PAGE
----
Who Should Consider Long-Term Care Insurance?
If you are over 50 years old and have assets to protect, but aren’t wealthy enough to comfortably pay for long term care out of your savings, you should be comparing long term care insurance policies now. It’s especially important if there’s a history of serious illness in your family.
It’s also very important to apply while you’re still healthy. If you do not have a long term care policy when your health situation requires you to have one, no insurance company will issue you one. It will be too late.
These policies are usually guaranteed renewable, meaning once you qualify, you’ll remain eligible as long as you pay your premiums. Another good reason to plan ahead? The premium is based on your age at the time you purchase the insurance – and it’s usually locked in for the life of your policy.
Can You Choose The Options That Meet Your Needs?
With better policies, the answer will be yes. It’s important to find a policy that lets you make choices, so you can customize your coverage. Here are some key options to explore:
- Location of care: in-home, in a nursing home, in an adult day center or an assisted living facility.
- Type of care: skilled nursing care, custodial care, home health aides.
- Options for the size of daily benefit and length of coverage.
- Flexibility in applying benefits (sometimes called, “alternate plan of care”).
- Choice of waiting periods before coverage begins.
- Coverage of organic mental illness, such as Alzheimer’s
Look Into The Company Behind The Insurance.
Because long-term care insurance claims must often be paid ten or twenty years after the policy is written, it’s always important to check the financial strength of the insurance company. The best way to gauge financial strength is to be sure the insurance carrier has received excellent ratings from the industry’s major rating services: A.M. Best, Standard & Poor’s, Moody’s, and Duff & Phelps.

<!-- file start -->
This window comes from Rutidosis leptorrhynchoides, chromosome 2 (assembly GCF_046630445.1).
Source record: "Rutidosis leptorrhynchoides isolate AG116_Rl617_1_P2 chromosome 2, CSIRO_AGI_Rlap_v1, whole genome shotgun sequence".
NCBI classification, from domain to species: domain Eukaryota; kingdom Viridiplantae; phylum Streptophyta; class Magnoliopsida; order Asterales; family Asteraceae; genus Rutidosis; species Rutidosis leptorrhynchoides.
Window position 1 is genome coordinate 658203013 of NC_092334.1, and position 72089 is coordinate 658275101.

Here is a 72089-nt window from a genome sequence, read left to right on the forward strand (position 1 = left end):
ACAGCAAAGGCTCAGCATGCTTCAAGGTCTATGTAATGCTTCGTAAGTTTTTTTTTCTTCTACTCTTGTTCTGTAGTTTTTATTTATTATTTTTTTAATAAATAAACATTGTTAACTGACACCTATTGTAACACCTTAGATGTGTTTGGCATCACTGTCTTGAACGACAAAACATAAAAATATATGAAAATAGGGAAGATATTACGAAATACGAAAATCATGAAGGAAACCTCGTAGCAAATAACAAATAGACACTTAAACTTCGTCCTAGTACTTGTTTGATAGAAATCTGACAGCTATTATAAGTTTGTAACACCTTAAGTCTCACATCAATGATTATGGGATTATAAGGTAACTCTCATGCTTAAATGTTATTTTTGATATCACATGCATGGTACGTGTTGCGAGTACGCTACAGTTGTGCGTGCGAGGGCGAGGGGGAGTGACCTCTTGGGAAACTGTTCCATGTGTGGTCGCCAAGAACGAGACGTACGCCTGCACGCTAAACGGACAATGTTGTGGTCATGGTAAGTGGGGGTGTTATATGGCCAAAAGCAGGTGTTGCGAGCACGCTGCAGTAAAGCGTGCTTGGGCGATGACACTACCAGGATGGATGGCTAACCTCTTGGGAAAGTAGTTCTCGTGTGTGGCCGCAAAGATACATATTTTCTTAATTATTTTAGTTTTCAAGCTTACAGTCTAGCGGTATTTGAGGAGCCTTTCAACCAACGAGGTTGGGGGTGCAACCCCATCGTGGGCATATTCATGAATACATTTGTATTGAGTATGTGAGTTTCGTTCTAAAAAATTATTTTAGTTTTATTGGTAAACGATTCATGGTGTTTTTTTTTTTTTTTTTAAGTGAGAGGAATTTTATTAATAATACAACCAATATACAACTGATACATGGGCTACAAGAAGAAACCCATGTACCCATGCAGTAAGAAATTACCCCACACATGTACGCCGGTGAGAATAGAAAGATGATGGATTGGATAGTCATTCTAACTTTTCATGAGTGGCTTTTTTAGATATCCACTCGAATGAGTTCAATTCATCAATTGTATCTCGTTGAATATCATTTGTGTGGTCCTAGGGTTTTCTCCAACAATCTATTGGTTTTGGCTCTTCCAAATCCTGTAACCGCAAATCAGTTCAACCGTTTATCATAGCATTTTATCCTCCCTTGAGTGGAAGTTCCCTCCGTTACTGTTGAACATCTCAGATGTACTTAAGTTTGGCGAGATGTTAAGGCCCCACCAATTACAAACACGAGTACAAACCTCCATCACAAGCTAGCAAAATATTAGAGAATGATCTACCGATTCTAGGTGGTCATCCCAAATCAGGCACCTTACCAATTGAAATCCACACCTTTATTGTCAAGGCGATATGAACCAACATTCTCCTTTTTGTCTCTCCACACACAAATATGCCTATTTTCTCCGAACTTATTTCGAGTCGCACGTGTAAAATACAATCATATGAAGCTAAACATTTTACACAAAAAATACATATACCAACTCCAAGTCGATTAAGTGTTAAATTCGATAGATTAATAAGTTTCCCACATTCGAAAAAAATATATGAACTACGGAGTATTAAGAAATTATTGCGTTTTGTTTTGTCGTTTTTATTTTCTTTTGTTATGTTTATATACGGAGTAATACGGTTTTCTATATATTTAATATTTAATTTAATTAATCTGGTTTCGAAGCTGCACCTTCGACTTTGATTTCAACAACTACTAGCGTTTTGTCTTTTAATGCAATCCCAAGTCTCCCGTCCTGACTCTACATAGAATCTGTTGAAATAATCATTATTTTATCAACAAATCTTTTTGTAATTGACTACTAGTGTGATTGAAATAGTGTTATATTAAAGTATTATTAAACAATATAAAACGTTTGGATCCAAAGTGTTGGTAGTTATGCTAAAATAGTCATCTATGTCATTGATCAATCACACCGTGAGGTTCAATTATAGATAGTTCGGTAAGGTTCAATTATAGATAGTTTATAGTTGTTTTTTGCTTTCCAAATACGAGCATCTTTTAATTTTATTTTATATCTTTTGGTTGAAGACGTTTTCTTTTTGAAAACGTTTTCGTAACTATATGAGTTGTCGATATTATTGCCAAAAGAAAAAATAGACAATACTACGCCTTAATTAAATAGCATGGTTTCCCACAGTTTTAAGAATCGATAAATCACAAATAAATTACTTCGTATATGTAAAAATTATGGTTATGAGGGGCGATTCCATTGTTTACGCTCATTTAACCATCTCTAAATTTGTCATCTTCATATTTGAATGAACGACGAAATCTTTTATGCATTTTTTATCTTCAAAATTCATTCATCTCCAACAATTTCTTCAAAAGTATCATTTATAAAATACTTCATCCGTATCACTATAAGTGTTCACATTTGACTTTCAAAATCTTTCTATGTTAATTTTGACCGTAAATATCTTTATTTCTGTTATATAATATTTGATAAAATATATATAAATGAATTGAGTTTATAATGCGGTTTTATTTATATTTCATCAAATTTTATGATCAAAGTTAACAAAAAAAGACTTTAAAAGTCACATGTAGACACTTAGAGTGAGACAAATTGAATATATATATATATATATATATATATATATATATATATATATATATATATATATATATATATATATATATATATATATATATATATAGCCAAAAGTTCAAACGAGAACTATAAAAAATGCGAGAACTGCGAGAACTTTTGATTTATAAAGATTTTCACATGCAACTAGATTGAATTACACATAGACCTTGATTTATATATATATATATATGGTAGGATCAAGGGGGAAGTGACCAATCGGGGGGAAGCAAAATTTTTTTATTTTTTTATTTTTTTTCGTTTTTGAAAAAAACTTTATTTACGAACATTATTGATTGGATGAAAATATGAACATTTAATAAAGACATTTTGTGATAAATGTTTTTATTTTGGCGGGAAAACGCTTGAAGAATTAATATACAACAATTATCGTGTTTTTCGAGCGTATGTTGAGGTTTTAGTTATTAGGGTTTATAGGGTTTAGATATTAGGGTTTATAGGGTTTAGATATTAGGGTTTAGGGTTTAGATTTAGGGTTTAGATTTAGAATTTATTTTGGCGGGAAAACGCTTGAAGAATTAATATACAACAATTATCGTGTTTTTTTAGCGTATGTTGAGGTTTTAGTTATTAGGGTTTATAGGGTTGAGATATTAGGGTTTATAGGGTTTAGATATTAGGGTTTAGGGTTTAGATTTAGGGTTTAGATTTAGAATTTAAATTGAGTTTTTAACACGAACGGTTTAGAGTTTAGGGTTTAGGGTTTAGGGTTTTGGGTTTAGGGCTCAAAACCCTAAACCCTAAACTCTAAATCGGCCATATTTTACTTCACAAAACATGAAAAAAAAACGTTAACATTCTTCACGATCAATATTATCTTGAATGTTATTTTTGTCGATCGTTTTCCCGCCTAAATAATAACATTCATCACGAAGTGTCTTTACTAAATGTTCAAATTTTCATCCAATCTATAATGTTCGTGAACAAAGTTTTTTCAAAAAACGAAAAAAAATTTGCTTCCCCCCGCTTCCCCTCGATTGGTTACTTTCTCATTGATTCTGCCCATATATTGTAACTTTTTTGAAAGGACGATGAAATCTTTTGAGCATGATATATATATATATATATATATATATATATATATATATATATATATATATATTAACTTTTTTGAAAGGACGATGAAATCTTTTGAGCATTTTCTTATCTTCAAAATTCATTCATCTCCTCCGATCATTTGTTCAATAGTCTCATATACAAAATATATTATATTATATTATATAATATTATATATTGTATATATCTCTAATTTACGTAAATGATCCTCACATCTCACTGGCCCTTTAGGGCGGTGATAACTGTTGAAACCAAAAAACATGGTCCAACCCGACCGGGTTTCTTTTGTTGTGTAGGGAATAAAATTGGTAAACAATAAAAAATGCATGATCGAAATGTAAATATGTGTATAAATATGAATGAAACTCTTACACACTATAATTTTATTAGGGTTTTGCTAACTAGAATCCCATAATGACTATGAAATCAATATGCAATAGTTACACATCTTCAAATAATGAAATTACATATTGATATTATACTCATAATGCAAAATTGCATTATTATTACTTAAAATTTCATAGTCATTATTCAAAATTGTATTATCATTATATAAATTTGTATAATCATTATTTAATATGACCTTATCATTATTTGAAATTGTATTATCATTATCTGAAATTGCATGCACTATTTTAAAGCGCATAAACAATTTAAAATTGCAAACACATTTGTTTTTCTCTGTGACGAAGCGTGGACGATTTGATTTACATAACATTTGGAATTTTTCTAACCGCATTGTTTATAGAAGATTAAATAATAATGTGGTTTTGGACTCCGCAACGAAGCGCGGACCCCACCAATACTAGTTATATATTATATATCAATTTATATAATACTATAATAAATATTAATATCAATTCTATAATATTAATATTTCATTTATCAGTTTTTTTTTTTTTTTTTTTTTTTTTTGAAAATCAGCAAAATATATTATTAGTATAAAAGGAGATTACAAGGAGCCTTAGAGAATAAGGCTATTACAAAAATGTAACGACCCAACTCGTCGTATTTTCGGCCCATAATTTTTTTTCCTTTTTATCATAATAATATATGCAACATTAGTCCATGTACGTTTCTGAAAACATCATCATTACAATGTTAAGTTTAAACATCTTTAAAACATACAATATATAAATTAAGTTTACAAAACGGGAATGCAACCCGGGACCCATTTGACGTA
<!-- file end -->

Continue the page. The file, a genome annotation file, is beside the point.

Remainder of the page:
By planning ahead, you’ll be providing peace of mind for your family’s future. Long-term care insurance policies offer a practical and affordable way to protect your assets – and your independence.
Seventy percent of people who are older than 65 will need long-term care services1
77 million Americans will turn 50 over the next 18 years. That’s 1 person every 7.5 seconds2
43% of individuals age 65 will enter a nursing home sometime in their lifetime,3 with 50% staying an average of 2.5 years4
The national average for 1 year in a nursing home is approximately $41,000; in larger cities from $50 to $60,000 annually5
50 percent of all couples and 70 percent of single persons are impoverished within one year of entering a nursing home6
For every person receiving care in a nursing home, there are 4 people receiving care outside a facility7
The annual cost to companies for lost productivity from eldercare responsibilities is $17 billion a year8 or $3,142 per employee9
By 2020, one in three workers will provide some type of eldercare10
1 Life Insurance Selling, December 1992
2 CBS News – Census Bureau
3 New England Journal of Medicine, February 1991
4 American Association of Homes for the Aging, 1989, Leimberg, 1992
5 HIAA, “Long Term Care — Needs, Costs and Financing (1992)
6 Leimberg’s “Think About It” Stephan R. Leimberg, JD, CLU (November 1992)
7 U.S. Administration on Aging, July 1991
8 USA Today, July 19, 1994
9 Wall Street Journal, July 19, 1995
10 USA Today, July 19, 1994